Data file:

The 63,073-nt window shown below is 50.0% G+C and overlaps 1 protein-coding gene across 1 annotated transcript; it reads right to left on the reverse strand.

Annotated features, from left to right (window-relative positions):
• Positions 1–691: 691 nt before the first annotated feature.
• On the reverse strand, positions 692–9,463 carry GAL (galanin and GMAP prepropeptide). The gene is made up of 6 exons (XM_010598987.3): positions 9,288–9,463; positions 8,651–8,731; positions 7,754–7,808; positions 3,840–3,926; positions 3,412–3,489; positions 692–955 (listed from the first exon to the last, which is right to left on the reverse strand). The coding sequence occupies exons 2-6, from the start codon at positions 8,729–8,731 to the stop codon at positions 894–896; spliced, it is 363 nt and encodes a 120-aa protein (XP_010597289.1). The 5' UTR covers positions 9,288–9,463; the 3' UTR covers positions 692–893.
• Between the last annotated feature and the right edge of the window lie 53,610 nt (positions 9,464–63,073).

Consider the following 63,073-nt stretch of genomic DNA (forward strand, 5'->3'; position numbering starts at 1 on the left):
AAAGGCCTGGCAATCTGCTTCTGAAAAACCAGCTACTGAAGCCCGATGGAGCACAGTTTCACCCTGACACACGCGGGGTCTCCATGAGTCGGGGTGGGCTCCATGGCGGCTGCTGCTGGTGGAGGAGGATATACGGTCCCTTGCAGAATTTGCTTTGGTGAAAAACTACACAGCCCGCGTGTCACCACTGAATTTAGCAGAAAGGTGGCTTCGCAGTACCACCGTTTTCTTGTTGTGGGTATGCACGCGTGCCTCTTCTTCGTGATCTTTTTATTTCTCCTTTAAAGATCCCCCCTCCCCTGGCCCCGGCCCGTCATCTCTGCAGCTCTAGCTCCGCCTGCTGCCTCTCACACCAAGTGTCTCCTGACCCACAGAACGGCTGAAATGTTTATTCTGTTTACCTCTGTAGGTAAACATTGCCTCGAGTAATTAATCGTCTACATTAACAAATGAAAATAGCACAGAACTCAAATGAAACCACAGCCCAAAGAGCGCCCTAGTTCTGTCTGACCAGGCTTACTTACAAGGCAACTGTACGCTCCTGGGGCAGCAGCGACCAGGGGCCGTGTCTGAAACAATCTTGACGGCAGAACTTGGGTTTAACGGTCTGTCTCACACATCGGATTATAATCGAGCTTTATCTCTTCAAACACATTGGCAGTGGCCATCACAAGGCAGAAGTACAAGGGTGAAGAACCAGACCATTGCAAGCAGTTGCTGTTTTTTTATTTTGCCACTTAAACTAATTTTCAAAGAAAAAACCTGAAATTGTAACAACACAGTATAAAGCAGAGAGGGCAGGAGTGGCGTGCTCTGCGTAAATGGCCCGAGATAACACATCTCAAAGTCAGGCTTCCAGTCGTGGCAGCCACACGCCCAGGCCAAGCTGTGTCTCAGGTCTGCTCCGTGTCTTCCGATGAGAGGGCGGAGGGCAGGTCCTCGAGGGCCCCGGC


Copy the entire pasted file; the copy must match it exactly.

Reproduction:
The 63,073-nt window shown below is 50.0% G+C and overlaps 1 protein-coding gene across 1 annotated transcript; it reads right to left on the reverse strand.

Annotated features, from left to right (window-relative positions):
• Positions 1–691: 691 nt before the first annotated feature.
• On the reverse strand, positions 692–9,463 carry GAL (galanin and GMAP prepropeptide). The gene is made up of 6 exons (XM_010598987.3): positions 9,288–9,463; positions 8,651–8,731; positions 7,754–7,808; positions 3,840–3,926; positions 3,412–3,489; positions 692–955 (listed from the first exon to the last, which is right to left on the reverse strand). The coding sequence occupies exons 2-6, from the start codon at positions 8,729–8,731 to the stop codon at positions 894–896; spliced, it is 363 nt and encodes a 120-aa protein (XP_010597289.1). The 5' UTR covers positions 9,288–9,463; the 3' UTR covers positions 692–893.
• Between the last annotated feature and the right edge of the window lie 53,610 nt (positions 9,464–63,073).

Consider the following 63,073-nt stretch of genomic DNA (forward strand, 5'->3'; position numbering starts at 1 on the left):
AAAGGCCTGGCAATCTGCTTCTGAAAAACCAGCTACTGAAGCCCGATGGAGCACAGTTTCACCCTGACACACGCGGGGTCTCCATGAGTCGGGGTGGGCTCCATGGCGGCTGCTGCTGGTGGAGGAGGATATACGGTCCCTTGCAGAATTTGCTTTGGTGAAAAACTACACAGCCCGCGTGTCACCACTGAATTTAGCAGAAAGGTGGCTTCGCAGTACCACCGTTTTCTTGTTGTGGGTATGCACGCGTGCCTCTTCTTCGTGATCTTTTTATTTCTCCTTTAAAGATCCCCCCTCCCCTGGCCCCGGCCCGTCATCTCTGCAGCTCTAGCTCCGCCTGCTGCCTCTCACACCAAGTGTCTCCTGACCCACAGAACGGCTGAAATGTTTATTCTGTTTACCTCTGTAGGTAAACATTGCCTCGAGTAATTAATCGTCTACATTAACAAATGAAAATAGCACAGAACTCAAATGAAACCACAGCCCAAAGAGCGCCCTAGTTCTGTCTGACCAGGCTTACTTACAAGGCAACTGTACGCTCCTGGGGCAGCAGCGACCAGGGGCCGTGTCTGAAACAATCTTGACGGCAGAACTTGGGTTTAACGGTCTGTCTCACACATCGGATTATAATCGAGCTTTATCTCTTCAAACACATTGGCAGTGGCCATCACAAGGCAGAAGTACAAGGGTGAAGAACCAGACCATTGCAAGCAGTTGCTGTTTTTTTATTTTGCCACTTAAACTAATTTTCAAAGAAAAAACCTGAAATTGTAACAACACAGTATAAAGCAGAGAGGGCAGGAGTGGCGTGCTCTGCGTAAATGGCCCGAGATAACACATCTCAAAGTCAGGCTTCCAGTCGTGGCAGCCACACGCCCAGGCCAAGCTGTGTCTCAGGTCTGCTCCGTGTCTTCCGATGAGAGGGCGGAGGGCAGGTCCTCGAGGGCCCCGGC